Some recent exceptions to direct GenBank publication are sequences from the 1000 Genomes Project, but even for those the underlying complete genomes are in GenBank. A group of Chinese scientists have now published two papers (Zheng et al. 2011 and Zheng et al. 2012) extracting the mtDNA results. The PhyloTree has used the first set of Chinese and Japanese sequences and will almost certainly use the second set that has European and other examples.
The moral of the story is that everyone with mtDNA FMS results should make sure their results get to GenBank one way or another. Don’t be deterred if you have exact matches there; the number of sequences and the geographical origins are of interest to some – including me. However, please don’t submit identical sequences of siblings or mothers and children.”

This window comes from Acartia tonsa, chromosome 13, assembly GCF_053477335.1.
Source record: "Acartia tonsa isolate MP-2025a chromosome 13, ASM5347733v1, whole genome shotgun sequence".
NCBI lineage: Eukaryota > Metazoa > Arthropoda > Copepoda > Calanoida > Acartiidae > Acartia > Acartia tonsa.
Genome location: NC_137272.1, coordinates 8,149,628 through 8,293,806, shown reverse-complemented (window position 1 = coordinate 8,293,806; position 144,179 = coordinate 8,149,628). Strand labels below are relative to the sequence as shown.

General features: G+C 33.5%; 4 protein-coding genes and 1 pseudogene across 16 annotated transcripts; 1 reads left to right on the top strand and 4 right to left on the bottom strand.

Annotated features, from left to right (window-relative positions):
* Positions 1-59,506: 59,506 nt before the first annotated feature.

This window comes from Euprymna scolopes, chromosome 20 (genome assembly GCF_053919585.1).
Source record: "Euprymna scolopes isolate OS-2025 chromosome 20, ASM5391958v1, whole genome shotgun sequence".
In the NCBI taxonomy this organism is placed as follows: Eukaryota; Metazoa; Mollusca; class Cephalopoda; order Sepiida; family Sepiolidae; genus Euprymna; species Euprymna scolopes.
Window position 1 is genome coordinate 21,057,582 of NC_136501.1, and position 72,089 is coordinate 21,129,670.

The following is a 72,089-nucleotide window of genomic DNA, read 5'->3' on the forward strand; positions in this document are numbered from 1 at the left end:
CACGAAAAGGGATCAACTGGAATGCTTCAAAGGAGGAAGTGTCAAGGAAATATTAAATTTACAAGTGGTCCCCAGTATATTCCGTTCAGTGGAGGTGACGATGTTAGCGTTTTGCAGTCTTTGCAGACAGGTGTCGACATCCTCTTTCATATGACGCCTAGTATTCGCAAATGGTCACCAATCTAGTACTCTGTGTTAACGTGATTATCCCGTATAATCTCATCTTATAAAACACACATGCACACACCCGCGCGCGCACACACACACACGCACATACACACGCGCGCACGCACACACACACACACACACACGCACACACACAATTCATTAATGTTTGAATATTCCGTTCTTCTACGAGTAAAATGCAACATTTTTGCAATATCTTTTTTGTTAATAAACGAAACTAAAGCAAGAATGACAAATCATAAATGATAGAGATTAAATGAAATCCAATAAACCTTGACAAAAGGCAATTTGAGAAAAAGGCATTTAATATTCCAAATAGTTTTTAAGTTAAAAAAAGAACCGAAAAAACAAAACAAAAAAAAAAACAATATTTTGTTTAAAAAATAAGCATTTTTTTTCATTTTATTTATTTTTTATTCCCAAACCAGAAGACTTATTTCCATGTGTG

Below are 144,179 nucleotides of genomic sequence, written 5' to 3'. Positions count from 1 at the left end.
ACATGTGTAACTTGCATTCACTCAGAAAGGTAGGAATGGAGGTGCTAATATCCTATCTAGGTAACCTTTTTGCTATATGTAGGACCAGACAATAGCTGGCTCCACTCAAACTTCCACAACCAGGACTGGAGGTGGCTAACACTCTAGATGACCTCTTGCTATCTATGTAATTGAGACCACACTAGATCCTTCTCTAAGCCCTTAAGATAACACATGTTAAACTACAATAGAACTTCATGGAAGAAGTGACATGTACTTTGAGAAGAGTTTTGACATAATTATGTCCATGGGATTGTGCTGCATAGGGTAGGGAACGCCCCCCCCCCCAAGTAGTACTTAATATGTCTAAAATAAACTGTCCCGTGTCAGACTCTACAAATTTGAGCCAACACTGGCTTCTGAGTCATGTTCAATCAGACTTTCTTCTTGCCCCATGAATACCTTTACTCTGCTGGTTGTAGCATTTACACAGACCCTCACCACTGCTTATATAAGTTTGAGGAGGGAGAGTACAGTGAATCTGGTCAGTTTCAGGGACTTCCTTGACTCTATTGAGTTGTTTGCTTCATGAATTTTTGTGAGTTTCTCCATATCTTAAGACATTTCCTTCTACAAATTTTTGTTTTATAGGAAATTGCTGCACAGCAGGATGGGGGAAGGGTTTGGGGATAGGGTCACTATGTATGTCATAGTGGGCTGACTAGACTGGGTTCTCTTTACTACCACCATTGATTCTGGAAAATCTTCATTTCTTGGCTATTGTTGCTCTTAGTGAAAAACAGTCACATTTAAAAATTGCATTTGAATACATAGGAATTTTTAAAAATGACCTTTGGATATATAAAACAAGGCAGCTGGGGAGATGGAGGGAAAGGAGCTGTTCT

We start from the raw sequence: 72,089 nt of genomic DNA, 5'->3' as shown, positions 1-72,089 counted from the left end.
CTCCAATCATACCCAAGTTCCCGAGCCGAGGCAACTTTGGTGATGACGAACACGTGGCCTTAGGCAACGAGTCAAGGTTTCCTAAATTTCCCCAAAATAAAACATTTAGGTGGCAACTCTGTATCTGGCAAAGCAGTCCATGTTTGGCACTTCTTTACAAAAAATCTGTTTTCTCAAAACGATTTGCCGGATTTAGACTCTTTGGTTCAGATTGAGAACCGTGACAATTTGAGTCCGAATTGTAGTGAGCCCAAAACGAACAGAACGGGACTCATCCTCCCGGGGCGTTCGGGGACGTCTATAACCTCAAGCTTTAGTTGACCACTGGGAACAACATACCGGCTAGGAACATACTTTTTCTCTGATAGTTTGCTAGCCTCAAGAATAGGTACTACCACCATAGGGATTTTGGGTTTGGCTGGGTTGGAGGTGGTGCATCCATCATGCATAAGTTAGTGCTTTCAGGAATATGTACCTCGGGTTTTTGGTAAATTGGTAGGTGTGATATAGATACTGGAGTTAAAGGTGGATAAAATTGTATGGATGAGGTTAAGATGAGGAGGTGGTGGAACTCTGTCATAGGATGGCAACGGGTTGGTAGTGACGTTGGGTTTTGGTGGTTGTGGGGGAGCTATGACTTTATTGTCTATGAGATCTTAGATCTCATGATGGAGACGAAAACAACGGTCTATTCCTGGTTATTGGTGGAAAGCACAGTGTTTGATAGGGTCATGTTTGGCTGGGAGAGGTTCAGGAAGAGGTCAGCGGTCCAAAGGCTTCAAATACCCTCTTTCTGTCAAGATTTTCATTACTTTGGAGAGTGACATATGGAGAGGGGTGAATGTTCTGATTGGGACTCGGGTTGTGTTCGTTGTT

Administrator, mtDNA Haplogroup K and U8 Projects
 Mitochondrial DNA is made up of three hypervariable regions, where, like the name implies, mutations happen much more often than in the balance of the mitochondria, known as the coding region. There are three HVR regions, 1, 2 and 3. HVR1 is tested in Family Tree DNA’s mtDNA test, HVR2 and 3 are tested in the mtDNAPlus test and the coding region in the FMS (Full Mitochondrial Sequence) test. Other commercial labs generally only test some combination of the HVR regions, 1, 1+2 or 1-3. If medical conditions connected with the mitochondria are present, they are normally found in the coding region, which is why coding region records connected with testers are not found in a public database.